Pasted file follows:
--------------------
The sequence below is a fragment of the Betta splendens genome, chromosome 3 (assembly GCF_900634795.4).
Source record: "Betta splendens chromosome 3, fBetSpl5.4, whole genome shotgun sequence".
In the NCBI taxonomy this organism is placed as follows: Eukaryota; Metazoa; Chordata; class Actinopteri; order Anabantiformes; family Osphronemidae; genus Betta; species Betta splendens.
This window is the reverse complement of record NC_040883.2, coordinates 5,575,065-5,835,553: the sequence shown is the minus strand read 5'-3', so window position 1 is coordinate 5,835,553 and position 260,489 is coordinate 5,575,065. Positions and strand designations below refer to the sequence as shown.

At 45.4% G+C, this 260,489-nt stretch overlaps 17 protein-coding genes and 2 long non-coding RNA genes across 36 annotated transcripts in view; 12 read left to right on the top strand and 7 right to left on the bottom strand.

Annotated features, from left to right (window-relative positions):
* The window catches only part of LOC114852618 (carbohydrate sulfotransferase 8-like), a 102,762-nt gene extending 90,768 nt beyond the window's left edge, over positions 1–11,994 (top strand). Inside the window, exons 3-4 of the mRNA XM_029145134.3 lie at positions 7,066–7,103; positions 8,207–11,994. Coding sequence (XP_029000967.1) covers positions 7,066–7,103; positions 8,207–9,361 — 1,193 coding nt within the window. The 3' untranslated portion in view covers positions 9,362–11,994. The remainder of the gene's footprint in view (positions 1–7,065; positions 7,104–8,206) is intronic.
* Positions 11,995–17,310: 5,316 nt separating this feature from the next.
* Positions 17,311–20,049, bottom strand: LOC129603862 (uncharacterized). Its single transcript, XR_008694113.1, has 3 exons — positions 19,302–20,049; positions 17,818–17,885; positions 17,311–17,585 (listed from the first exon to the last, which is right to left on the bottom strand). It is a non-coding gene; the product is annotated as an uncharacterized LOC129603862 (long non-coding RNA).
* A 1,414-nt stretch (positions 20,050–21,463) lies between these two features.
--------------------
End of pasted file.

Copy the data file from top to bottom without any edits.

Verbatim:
The sequence below is a fragment of the Betta splendens genome, chromosome 3 (assembly GCF_900634795.4).
Source record: "Betta splendens chromosome 3, fBetSpl5.4, whole genome shotgun sequence".
In the NCBI taxonomy this organism is placed as follows: Eukaryota; Metazoa; Chordata; class Actinopteri; order Anabantiformes; family Osphronemidae; genus Betta; species Betta splendens.
This window is the reverse complement of record NC_040883.2, coordinates 5,575,065-5,835,553: the sequence shown is the minus strand read 5'-3', so window position 1 is coordinate 5,835,553 and position 260,489 is coordinate 5,575,065. Positions and strand designations below refer to the sequence as shown.

At 45.4% G+C, this 260,489-nt stretch overlaps 17 protein-coding genes and 2 long non-coding RNA genes across 36 annotated transcripts in view; 12 read left to right on the top strand and 7 right to left on the bottom strand.

Annotated features, from left to right (window-relative positions):
* The window catches only part of LOC114852618 (carbohydrate sulfotransferase 8-like), a 102,762-nt gene extending 90,768 nt beyond the window's left edge, over positions 1–11,994 (top strand). Inside the window, exons 3-4 of the mRNA XM_029145134.3 lie at positions 7,066–7,103; positions 8,207–11,994. Coding sequence (XP_029000967.1) covers positions 7,066–7,103; positions 8,207–9,361 — 1,193 coding nt within the window. The 3' untranslated portion in view covers positions 9,362–11,994. The remainder of the gene's footprint in view (positions 1–7,065; positions 7,104–8,206) is intronic.
* Positions 11,995–17,310: 5,316 nt separating this feature from the next.
* Positions 17,311–20,049, bottom strand: LOC129603862 (uncharacterized). Its single transcript, XR_008694113.1, has 3 exons — positions 19,302–20,049; positions 17,818–17,885; positions 17,311–17,585 (listed from the first exon to the last, which is right to left on the bottom strand). It is a non-coding gene; the product is annotated as an uncharacterized LOC129603862 (long non-coding RNA).
* A 1,414-nt stretch (positions 20,050–21,463) lies between these two features.